How many combinations can 'n' qubits have?

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With $4$ bits there are $2^4=16$ combinations. How many combinations can you have with $4$ qubits (assuming they are all superimposed)?

EDIT:

As per here, the argument is that if a qubit can hold more information when it's measurement(probability) is collapsed to give a $|1\rangle$ or a $|0\rangle$ (assuming measurement is without errors). For a superimposed qubit holding two values at the same time depending on how it has been encoded i.e. as per the parallel measurement (probably in a quantum gate) we could get $|00\rangle$, $|01\rangle $, $|10\rangle$, $11\rangle$. I am seeing this as if observed in parallelism 4 qubits would yield a combination ($2^8$) of 8 classical bits (i.e. n qubits having $2^{n+n}$ number of combinations in parallel). Is this correct?

LiNKeR

Posted 2019-09-25T16:48:11.080

Reputation: 179

1Hi @LiNKer! Welcome to QCSE! This question is a little broad right now, because it's unclear what's being asked and what you know of. Nonetheless, $4$ qubits can also be in a uniform superposition of all $2^{4}=16$ basis states; a difference between a "normal pc" (what is called a classical computer) and a quantum computer is that the bits in a classical computer are either $0$ or $1$, while for a quantum computer the qubits can be in a superposition of $0$ and $1$. Can you consider revising your question to provide more clarity on what you know of and where your question comes from? – Mark S – 2019-09-25T17:18:45.980

Hi Mark, thanks for the suggestion. made the edit – LiNKeR – 2019-09-25T17:30:51.307

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Possible duplicate of Understanding (theoretical) computing power of quantum computers

– ahelwer – 2019-09-25T20:37:07.293

Answers

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This depends on precisely what you mean by "combinations". Let's go back to just one qubit to be clear. For one qubit, there are two classical states, $|0\rangle$ and $|1\rangle$. These are really the only things you can count. Of course, as a qubit, you are allowed any superposition of the form $$ \alpha|0\rangle+\beta|1\rangle,\qquad |\alpha|^2+|\beta|^2=1. $$ This is a continuum of possibilties that you cannot count.

Similarly for four qubits, there are $2^4=16$ classical states, $|0000\rangle, |0001\rangle,\ldots,|1111\rangle$, and this is the only thing you can really count. Again, because it's a quantum system, you can have an arbitrary superposition $$ \sum_{x\in\{0,1\}^4}c_x|x\rangle,\qquad\sum_{x\in\{0,1\}^4}|c_x|^2=1, $$ but it is also a continuum of possibilities that you cannot count.

DaftWullie

Posted 2019-09-25T16:48:11.080

Reputation: 35 722

1

Well, it's still $2^4 = 16$ I believe. The point of superposition is that these 16 combinations can encode 16 inputs, and with something called "quantum parallelism" they can be calculated simutaneously. Even though they don't give out all $16$ results simultaneouly, the result can be manipulated in various ways to give you what you need while drastically reduce the running time, compare to a similar process done on a classical computer.

Kim Dong

Posted 2019-09-25T16:48:11.080

Reputation: 337

If I got the first part: 4 superimposed qubits still produce 16 combinations as 4 classical bits. – LiNKeR – 2019-09-25T18:31:39.343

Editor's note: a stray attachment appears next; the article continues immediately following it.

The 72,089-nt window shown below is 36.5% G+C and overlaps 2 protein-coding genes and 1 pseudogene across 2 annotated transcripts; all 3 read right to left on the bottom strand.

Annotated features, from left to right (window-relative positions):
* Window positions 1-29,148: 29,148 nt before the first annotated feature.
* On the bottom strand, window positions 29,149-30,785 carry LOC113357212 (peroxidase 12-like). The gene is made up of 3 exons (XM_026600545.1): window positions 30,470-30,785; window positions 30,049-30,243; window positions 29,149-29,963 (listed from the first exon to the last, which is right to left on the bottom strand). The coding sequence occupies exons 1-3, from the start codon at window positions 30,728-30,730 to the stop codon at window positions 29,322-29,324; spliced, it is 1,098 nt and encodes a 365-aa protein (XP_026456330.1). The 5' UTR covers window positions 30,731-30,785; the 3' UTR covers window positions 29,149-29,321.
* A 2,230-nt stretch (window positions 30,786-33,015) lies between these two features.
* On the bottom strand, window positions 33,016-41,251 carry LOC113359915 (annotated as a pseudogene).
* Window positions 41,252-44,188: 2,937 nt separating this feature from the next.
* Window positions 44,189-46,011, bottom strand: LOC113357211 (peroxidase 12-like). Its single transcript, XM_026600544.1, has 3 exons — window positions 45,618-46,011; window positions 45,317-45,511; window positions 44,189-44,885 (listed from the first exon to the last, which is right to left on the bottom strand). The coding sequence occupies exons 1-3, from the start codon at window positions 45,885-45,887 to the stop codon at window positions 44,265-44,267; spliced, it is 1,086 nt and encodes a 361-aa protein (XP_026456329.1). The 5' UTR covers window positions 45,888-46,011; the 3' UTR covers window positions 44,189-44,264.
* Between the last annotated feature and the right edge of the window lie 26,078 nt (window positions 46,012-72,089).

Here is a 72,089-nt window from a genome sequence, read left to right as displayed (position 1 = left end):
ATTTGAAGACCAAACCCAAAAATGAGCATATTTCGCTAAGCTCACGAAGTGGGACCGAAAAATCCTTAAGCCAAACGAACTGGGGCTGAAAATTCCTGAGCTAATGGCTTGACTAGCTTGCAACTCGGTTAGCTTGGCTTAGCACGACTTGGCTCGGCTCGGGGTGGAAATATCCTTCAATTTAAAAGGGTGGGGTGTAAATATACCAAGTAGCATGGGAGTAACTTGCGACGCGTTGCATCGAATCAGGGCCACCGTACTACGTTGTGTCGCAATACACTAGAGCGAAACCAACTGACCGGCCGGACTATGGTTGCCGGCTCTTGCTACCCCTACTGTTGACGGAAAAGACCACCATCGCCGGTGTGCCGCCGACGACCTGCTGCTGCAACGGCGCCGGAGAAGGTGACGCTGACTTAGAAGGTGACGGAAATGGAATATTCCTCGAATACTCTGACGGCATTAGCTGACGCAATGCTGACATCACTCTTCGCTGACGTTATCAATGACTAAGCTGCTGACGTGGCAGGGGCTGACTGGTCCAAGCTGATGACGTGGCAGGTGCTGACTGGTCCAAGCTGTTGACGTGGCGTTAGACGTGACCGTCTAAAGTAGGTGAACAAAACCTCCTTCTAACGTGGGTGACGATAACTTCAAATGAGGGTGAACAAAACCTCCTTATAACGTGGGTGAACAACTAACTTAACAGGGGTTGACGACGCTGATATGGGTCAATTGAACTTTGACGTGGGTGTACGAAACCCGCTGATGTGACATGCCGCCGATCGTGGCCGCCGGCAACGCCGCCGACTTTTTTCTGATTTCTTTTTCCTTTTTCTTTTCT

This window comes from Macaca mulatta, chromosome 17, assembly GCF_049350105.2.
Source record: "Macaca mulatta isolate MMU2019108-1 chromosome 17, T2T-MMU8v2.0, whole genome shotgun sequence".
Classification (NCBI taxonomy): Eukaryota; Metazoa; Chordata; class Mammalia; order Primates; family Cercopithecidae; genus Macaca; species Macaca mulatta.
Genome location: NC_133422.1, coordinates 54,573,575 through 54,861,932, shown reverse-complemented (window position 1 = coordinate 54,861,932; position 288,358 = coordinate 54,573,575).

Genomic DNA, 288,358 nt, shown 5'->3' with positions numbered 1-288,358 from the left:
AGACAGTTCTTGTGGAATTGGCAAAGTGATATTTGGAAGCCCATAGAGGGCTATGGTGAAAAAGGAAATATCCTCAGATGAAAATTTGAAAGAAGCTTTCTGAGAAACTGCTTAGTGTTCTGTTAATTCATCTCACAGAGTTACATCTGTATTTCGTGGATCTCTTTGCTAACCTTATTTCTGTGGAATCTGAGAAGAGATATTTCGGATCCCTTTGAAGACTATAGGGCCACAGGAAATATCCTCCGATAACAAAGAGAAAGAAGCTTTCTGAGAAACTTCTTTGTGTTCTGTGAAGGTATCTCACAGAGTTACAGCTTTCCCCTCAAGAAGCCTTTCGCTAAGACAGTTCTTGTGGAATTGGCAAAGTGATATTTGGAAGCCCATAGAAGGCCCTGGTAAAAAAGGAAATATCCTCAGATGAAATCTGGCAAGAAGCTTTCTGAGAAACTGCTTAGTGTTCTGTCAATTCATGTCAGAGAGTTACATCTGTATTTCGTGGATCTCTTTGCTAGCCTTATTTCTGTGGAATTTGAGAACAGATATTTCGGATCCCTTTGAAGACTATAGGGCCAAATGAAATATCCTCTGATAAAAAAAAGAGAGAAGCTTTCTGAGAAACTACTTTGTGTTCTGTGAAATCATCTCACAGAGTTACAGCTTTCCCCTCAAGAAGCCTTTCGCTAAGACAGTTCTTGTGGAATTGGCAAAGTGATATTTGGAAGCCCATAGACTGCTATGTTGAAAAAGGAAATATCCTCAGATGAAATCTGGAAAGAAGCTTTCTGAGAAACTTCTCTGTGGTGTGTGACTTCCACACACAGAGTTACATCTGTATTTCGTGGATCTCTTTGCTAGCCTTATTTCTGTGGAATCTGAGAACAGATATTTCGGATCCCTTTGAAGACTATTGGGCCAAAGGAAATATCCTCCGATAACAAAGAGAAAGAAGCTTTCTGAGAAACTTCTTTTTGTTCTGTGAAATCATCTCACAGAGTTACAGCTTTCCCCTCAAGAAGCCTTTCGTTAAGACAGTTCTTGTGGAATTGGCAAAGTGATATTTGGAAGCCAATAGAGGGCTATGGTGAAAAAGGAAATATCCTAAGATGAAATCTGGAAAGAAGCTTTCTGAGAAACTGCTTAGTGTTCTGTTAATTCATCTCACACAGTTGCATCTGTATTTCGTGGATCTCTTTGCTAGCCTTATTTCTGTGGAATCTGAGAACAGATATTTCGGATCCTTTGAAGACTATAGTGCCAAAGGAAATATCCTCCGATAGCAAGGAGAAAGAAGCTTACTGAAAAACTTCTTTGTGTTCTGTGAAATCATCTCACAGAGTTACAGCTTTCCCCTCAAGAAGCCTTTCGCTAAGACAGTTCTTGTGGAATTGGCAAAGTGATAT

I am lost with how each combination from the 16 can now encode 16 inputs – LiNKeR – 2019-09-25T18:33:45.517

Yes, each encode only 1 input, usually, if your algorithm isn't doing anything special – Kim Dong – 2019-09-26T08:09:53.123

just went through this again, great thanks for the help – LiNKeR – 2019-09-28T19:09:04.000

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As other have said, you can see 4 qubits as having either 16 different combinations, or as continuum-many superpositions of these combinations. (Continuum-many means "the cardinality of the real numbers") However you can also ask about the dimension of the space, whcich is a different notion of size.

A single qbit is described by a vector in a 2-dimensional Hilbert space, so that you need 2 complex numbers to describe it. Equivalently, you need 4 real numbers. However, since the norm of the qubit has to be 1, you in fact only need 3 real numbers. But also a global phase is irrelevent ! So only 2 real numbers are needed to describe a qubit. That's why you can position it on the Bloch sphere, which is a real two dimensional space.

With 4 qubits you're in a Hilbert space of dimension 2*4 = 8. Hence you need at first glance 16 real numbers. But in fact, considering that a global phase doesn't matter and the norm must be 1, you only need 14 real dimensions to describe it.

Serwyn

Posted 2019-09-25T16:48:11.080

Reputation: 116

1

In addition to @D. Tran's answer and for anyone out there (just in case), this did it for me.

The first mistake I made was that I kept on thinking superimposed qubits could only hold 0s and 1s as pairs (2 states) i.e. say for $n=3$ qubits I thought it was equivalent of ##-##-## (e.g. 01-11-01 which is just $2^{n+n}$ combinations at max) but it turned out a superimposed qubit can represent multiple states and each of these can be represented by complex numbers on a Bloch sphere.

The second thing that got me confused again was that I thought because $n$ qubits could store all combinations ($2^n$) for $n$ bits at once (from the video in the question's EDIT), it meant this was the limit of $n$ qubits and thus I was trying so hard to relate the confusion and the mistake.


At least now that I am aware qubits can represent multiple states which can employ "quantum parallelism" to store all combinations of $n$ classical bits I'd argue a single qubit can be used to represent information for more complex-numbers/digits while a bit can only represent a binary digit.

LiNKeR

Posted 2019-09-25T16:48:11.080

Reputation: 179